27 Nov 2011
Denis has today very kindly sent me some photos of the flies he's making for the Nomads text - whose section on fly-making I'm coincidentally working on at present. Among Denis's tyings is that for the blue version of the Delphi. Now, I have no idea what the Delphi, either in the original black version or in this blue variant, is supposed to represent, if anything (a mutant shrimp? a small fish?) but I do know it's a wonderfully effective Irish sea-trout pattern tied in sizes 10-14. I use it often as a dropper pattern on the estuary if there's little seaweed in the channel (droppers and seaweed shouldn't mix) and it fishes at almost any position of a standard three-fly leader on the lough. For the blue variant I favour this kingfisher blue - something that Denis must have intuited - simply because it seems relatively visible in clearish water - more visible than royal or navy blue. And I like the mix of holographic silver tinsel, too, since that is less prone to rapid tarnishing than standard medium flat silver material.
13 Nov 2011
One of the great pleasures of 2011 was meeting Denis O'Toole. Denis has the distinction of having caught (and released) a 16lb. sea-trout on an Irish East coast river earlier this summer - a massive fish which took one of Denis's tyings of a tube-fly. Having fished with Denis and his angling companion, Dean Kennedy, I can say that Denis's approach to his sea-trout fishing is equally distinctive and knowledgeable. It's vanishingly rare, for instance, for me to peer into others' sea-trout fly-boxes and instantly find a fellow-traveller - someone for whom sea-trout fishing began as a hobby but acquired all the dimensions of a way of life - and in that respect, Denis's sea-trout flies were telling: wonderfully tied and with superb proportions. The tube in the shot, for instance, has a (hair) wing incorporating a bit of flash and one extending properly (no further than the beginning of the bend of the hook); it's tied on a (Partridge Salar) single; it's beautifully finished and likely to be durable. The pattern has a good silhouette, a slim profile, and the gleams of flash will catch any light transmitted underwater. It...speaks: 'I shall catch sea-trout - often'.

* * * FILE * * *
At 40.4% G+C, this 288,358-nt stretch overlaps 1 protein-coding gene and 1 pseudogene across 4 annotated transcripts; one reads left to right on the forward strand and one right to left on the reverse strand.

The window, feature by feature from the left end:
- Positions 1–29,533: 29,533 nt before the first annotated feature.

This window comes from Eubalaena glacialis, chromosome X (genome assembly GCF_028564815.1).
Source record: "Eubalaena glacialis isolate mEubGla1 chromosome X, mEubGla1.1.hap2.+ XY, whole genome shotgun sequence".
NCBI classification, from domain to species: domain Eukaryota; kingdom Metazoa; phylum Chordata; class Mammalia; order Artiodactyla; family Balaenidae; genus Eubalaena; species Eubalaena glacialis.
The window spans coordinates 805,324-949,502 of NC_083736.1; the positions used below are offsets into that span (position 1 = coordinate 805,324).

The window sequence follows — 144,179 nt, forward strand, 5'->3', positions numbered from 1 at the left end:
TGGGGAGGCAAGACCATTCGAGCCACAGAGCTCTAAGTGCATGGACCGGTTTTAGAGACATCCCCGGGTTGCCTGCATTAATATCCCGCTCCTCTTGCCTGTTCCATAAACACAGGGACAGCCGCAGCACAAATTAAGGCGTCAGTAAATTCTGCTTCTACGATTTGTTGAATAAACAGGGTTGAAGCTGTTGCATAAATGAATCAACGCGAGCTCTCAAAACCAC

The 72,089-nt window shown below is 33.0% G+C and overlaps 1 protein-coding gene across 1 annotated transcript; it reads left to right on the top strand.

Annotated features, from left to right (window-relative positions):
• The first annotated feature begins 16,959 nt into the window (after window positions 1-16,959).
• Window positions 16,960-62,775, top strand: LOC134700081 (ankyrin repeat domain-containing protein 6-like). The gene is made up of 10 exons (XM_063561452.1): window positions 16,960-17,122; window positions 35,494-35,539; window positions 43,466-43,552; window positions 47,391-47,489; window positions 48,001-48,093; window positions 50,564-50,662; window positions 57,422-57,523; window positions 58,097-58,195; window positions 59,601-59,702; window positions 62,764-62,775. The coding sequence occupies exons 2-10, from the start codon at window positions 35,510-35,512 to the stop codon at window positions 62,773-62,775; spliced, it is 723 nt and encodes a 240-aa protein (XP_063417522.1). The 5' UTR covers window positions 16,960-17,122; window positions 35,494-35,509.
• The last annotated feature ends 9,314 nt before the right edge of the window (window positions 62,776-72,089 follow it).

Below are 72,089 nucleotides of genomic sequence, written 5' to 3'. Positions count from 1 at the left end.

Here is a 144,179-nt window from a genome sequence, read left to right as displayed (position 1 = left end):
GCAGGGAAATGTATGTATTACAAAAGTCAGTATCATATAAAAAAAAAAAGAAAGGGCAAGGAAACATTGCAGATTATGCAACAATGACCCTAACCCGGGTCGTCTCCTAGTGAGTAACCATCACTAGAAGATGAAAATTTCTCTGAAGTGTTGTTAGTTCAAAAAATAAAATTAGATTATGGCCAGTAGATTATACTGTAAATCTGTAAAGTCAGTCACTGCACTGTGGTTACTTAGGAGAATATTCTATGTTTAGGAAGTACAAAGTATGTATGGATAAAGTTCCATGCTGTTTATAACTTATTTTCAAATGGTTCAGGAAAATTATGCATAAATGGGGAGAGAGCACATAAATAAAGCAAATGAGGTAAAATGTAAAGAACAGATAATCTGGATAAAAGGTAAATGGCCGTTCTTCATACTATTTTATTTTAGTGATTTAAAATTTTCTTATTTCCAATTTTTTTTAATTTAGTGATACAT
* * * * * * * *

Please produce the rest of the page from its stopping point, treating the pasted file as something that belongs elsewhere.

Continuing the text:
6 Nov 2011
Currently I'm working on a long section of Nomads text relating to (the history of) Irish sea-trout tackle and will shortly embark on another long section about (the history of) Irish sea-trout flies and fly-dressing. Here and there I've written about the techniques that may appropriately be used by fly-fishers and others. Among those techniques is the use of the switch cast, which seems to be fundamentally a modified single Spey. Accordingly I researched the history of the switch cast - and stumbled across this illustration (http://en.wikipedia.org/wiki/File:TheSwitchCast-The_Salmon_Fly.JPG) from the pages of Kelson (1895). Absolutely splendid, isn't it?